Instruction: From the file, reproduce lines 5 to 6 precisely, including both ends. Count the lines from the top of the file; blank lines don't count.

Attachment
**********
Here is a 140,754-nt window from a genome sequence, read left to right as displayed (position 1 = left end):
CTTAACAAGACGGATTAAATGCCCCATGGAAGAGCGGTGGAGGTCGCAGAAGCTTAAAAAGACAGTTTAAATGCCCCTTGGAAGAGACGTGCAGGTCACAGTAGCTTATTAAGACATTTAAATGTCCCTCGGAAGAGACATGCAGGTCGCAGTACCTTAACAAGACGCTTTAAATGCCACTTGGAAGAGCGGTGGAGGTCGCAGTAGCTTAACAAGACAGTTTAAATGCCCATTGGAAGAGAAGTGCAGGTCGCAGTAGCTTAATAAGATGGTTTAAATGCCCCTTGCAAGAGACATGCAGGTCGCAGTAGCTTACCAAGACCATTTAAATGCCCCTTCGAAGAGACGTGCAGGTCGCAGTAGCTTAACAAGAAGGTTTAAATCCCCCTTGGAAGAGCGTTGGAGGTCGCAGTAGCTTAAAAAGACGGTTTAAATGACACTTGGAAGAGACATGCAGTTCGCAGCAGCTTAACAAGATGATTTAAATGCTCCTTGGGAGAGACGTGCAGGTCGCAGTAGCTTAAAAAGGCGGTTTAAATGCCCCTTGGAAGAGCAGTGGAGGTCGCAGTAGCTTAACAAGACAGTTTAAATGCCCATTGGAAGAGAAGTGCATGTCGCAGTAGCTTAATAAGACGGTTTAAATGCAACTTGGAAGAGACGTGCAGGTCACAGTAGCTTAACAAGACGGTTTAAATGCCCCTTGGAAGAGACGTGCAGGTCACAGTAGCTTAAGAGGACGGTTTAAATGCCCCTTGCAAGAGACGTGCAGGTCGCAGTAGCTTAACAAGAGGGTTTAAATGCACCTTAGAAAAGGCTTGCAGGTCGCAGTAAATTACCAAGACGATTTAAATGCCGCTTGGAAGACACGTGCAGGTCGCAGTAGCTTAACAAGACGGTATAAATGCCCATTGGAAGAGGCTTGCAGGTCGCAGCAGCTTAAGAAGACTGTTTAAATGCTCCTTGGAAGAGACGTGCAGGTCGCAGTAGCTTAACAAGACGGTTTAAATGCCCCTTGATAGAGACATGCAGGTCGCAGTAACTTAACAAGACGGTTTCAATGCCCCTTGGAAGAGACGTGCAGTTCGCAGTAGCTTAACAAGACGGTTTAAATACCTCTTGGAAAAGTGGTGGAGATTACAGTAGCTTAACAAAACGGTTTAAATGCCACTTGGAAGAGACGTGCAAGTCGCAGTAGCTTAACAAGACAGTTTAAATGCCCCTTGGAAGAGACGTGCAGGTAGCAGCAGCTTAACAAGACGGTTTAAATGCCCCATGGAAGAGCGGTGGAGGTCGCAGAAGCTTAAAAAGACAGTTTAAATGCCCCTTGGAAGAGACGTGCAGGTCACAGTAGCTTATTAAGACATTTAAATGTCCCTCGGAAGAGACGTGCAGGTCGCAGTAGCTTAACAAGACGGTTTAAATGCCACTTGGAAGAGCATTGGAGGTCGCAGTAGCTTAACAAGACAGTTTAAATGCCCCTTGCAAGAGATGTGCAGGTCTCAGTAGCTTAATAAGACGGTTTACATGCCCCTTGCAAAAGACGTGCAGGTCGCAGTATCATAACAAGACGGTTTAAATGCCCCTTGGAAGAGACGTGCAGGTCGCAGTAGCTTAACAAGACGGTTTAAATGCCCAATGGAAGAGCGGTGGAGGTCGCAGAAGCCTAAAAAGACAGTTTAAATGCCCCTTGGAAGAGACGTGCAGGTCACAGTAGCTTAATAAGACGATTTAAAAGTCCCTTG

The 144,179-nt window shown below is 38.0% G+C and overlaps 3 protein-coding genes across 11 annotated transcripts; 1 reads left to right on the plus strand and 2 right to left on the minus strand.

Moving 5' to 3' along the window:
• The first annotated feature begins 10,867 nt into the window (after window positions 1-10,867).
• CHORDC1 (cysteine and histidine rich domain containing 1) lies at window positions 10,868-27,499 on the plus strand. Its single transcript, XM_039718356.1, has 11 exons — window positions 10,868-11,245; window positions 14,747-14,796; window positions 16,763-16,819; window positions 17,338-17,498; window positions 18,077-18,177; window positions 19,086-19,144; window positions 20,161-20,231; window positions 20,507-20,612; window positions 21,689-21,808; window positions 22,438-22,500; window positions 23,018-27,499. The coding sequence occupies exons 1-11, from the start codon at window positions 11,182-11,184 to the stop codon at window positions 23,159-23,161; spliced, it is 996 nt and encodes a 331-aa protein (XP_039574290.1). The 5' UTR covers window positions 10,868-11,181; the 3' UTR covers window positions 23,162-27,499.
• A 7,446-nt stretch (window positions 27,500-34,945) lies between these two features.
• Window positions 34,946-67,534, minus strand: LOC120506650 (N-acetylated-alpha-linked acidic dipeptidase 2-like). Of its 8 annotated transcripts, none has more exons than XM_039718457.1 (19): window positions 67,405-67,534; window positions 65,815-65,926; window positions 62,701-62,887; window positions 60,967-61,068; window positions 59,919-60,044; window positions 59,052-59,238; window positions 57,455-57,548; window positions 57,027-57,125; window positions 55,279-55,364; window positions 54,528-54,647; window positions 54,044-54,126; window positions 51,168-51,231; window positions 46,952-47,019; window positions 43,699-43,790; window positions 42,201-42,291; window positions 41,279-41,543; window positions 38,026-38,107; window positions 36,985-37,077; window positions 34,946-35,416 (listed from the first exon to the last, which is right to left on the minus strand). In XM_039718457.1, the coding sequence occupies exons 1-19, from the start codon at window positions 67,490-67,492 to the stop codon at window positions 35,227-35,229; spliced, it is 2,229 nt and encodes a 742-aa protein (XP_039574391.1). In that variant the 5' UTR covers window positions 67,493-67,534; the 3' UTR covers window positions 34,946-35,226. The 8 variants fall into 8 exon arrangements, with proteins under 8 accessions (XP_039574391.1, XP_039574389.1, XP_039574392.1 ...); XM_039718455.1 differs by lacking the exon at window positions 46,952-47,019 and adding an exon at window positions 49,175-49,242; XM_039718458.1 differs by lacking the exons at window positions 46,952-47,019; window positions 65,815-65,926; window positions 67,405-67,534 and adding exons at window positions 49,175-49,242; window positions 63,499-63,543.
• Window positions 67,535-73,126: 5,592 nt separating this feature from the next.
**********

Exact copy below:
• The first annotated feature begins 10,867 nt into the window (after window positions 1-10,867).
• CHORDC1 (cysteine and histidine rich domain containing 1) lies at window positions 10,868-27,499 on the plus strand. Its single transcript, XM_039718356.1, has 11 exons — window positions 10,868-11,245; window positions 14,747-14,796; window positions 16,763-16,819; window positions 17,338-17,498; window positions 18,077-18,177; window positions 19,086-19,144; window positions 20,161-20,231; window positions 20,507-20,612; window positions 21,689-21,808; window positions 22,438-22,500; window positions 23,018-27,499. The coding sequence occupies exons 1-11, from the start codon at window positions 11,182-11,184 to the stop codon at window positions 23,159-23,161; spliced, it is 996 nt and encodes a 331-aa protein (XP_039574290.1). The 5' UTR covers window positions 10,868-11,181; the 3' UTR covers window positions 23,162-27,499.